Red Deerians are thrilled about the province’s decision to put $1.8 billion towards redevelopment and expansion of Red Deer’s hospital, but some wonder if there’s room to grow at the current site.
On Wednesday, Premier Jason Kenney announced the eight-year expansion will start with a $193-million investment over the next three years and that will add 200 new in-patient beds, increasing the hospital’s capacity to 570 beds.
Former city councillor Buck Buchanan said neighbours near Red Deer Regional Hospital Centre have been moaning for a long time about parking issues created by the hospital, and renovations to older buildings can run into problems.
The hospital project includes three new operating rooms to increase surgical capacity to 14, but he said doctors have been calling for more.
“If you build from the ground up, you can build whatever is needed,” Buchanan said.
Orthopedic surgeon Dr. Keith Wolstenholme said that three new operating rooms will not be enough.
“We need three more ORs now, three more by 2025 and three more by 2030,” Wolstenholme said.
But the doctor said a new hospital is not the answer because it would create too much duplication of resources.
Former city councillor Frank Wong has advocated for a second hospital for years.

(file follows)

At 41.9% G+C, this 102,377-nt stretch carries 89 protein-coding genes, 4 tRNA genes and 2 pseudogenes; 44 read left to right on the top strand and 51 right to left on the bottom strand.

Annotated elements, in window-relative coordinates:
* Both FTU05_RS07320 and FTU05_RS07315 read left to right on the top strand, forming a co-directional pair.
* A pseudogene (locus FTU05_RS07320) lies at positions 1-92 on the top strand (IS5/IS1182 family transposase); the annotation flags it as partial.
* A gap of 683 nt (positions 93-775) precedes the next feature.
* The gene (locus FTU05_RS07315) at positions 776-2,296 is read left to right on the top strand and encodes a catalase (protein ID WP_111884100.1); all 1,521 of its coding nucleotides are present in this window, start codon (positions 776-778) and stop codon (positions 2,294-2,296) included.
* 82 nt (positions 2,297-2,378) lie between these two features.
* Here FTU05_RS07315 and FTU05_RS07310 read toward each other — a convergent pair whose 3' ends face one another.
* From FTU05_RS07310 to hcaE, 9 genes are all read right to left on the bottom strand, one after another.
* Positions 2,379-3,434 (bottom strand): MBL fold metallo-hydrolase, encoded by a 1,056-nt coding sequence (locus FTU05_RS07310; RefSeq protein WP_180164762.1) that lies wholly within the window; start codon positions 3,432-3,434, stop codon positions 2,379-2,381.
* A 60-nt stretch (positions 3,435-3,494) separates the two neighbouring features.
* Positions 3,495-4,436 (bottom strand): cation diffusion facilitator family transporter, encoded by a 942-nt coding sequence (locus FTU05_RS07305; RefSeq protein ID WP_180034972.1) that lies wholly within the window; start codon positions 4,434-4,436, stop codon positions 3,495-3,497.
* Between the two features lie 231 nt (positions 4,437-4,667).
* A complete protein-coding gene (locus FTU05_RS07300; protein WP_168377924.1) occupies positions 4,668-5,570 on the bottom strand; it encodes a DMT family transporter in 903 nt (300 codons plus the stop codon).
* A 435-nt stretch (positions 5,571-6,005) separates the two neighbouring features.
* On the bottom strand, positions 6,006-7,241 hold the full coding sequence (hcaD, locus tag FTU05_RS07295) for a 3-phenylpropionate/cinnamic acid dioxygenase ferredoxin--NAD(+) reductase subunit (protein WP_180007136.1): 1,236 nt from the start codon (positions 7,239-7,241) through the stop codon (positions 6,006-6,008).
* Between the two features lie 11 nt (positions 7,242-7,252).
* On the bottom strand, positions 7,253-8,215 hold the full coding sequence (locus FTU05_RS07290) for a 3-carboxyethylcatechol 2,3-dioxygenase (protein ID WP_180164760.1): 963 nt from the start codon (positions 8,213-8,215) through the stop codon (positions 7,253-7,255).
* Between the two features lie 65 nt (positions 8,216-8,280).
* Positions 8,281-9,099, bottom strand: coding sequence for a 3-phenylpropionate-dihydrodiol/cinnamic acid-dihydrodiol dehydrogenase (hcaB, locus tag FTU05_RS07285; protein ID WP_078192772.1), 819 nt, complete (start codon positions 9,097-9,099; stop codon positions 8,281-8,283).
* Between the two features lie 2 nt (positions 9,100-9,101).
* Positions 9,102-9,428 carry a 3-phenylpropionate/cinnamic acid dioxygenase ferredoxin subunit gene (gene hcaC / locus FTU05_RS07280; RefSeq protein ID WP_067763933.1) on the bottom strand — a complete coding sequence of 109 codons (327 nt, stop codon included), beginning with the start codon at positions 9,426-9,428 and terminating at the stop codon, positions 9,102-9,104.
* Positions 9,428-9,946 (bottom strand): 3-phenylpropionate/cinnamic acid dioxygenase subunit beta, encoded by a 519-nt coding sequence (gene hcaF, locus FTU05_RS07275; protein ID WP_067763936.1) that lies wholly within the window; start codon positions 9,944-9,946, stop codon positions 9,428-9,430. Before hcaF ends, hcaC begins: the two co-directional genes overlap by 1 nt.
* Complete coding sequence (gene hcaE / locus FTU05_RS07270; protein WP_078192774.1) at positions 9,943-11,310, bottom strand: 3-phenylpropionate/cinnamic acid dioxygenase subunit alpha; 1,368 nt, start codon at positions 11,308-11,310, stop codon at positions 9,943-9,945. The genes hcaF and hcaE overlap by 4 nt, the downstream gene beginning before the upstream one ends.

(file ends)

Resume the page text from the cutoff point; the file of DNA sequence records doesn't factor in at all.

“To keep adding on doesn’t make sense. There’s no room there, and during construction there will be less room,” said Wong who was also a planner for the city.
He said by the time construction is finished, demand will again exceed capacity. Another hospital could contain extra space for future expansion, and it could be built closer to local highways to better service patients outside the city.
“I just think that will be better for us and for the province,” Wong said.
City councillor Michael Dawe, who was chair of the former Red Deer Regional Hospital Board that was in place prior to creation of regional councils to advise Alberta Health Services (AHS), said the funding is wonderful news.
“We’re talking about a major increase in capacity. Then comes the question if you’re building that many beds, where exactly are you going to locate them. It is true the spot they’re at is getting very cramped,” Dawe said.
He said AHS hasn’t had any appetite to build more hospitals in communities and doubts that will change.
“I just really don’t see a full-fledged, total-service, second hospital built on another site in Red Deer.”
But AHS may discover a smaller satellite facility will be necessary to accommodate the some part of project, he said.